AB: I’m not sure what your question is, but I’ll answer it…see, I think Catholics have to grapple with the fact that their moral positions impact their relationship with the Church. And they haven’t often thought of that, you know? "I know abortion is wrong, but if I vote for abortion, that doesn’t have any impact on me." Well the Church says, "Like heck it doesn’t. It means you’re not a Catholic and you shouldn’t receive communion, if you are in favor of abortion." They don’t think they connect. And, now that some people have been making a very clear connection between the position and one’s relationship to the Church, people have gotten angry, they’ve gotten nervous, they’ve gotten mad, they’ve threatened to take their money away, they’ve threatened to join other churches. You ought to see this stuff. It’s just…

NYT: What do you mean?

AB: Letters…people write letters, they say things you can’t imagine them saying, they didn’t think they would say it themselves…which means we haven’t done a good job in the Catholic Church of helping people understand the consequences of their moral decisions. You can’t take every position in the world and be a Catholic.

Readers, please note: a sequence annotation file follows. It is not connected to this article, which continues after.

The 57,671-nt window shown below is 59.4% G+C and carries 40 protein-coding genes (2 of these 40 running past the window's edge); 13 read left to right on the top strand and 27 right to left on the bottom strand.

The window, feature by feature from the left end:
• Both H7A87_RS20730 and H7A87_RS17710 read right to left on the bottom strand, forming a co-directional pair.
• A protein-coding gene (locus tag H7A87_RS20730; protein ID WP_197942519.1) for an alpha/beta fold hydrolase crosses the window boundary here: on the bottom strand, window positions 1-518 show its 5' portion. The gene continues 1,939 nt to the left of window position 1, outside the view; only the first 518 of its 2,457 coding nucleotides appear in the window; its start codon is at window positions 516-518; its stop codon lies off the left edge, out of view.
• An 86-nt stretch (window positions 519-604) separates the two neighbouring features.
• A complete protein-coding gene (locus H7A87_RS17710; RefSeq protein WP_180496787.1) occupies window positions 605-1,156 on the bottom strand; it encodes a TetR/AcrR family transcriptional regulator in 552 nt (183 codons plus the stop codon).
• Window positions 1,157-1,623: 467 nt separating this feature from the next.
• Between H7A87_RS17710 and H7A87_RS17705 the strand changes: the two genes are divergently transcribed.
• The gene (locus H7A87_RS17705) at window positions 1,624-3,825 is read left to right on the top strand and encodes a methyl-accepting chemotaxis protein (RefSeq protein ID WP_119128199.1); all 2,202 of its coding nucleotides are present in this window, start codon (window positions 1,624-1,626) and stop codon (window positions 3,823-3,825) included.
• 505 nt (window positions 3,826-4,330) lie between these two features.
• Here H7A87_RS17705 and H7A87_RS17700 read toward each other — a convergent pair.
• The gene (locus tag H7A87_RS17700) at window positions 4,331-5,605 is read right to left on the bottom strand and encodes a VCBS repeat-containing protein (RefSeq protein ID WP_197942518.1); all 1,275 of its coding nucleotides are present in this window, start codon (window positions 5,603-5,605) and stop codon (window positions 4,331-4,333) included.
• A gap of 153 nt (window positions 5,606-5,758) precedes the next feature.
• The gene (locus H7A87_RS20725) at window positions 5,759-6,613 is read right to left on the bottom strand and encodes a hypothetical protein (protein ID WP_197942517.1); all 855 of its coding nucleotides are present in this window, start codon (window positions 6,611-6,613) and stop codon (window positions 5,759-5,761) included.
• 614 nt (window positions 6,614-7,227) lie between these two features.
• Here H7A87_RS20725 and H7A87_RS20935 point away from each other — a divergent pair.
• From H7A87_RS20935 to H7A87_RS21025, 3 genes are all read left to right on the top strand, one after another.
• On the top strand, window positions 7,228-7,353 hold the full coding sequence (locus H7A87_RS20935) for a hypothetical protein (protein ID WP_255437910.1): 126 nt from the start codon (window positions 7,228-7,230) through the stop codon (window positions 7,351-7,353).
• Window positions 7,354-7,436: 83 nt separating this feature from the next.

NYT: The question that I had before, let me state it again quickly. The bishops…are the bishops speaking out in a new way in part because Kerry is Catholic? In ways they wouldn’t…does it bother people more, bishops and lay Catholics, because Kerry is taking the positions he is, because he’s a Catholic?

AB: It has huge consequences for the Church. If Senator Kerry is elected President and promotes the destruction of unborn children, through embryonic stem cell research, what is the Church going to do? If the Church challenges a President Kerry on this issue, it will appear to be interfering. If the Church remains silent, it will appear cowardly.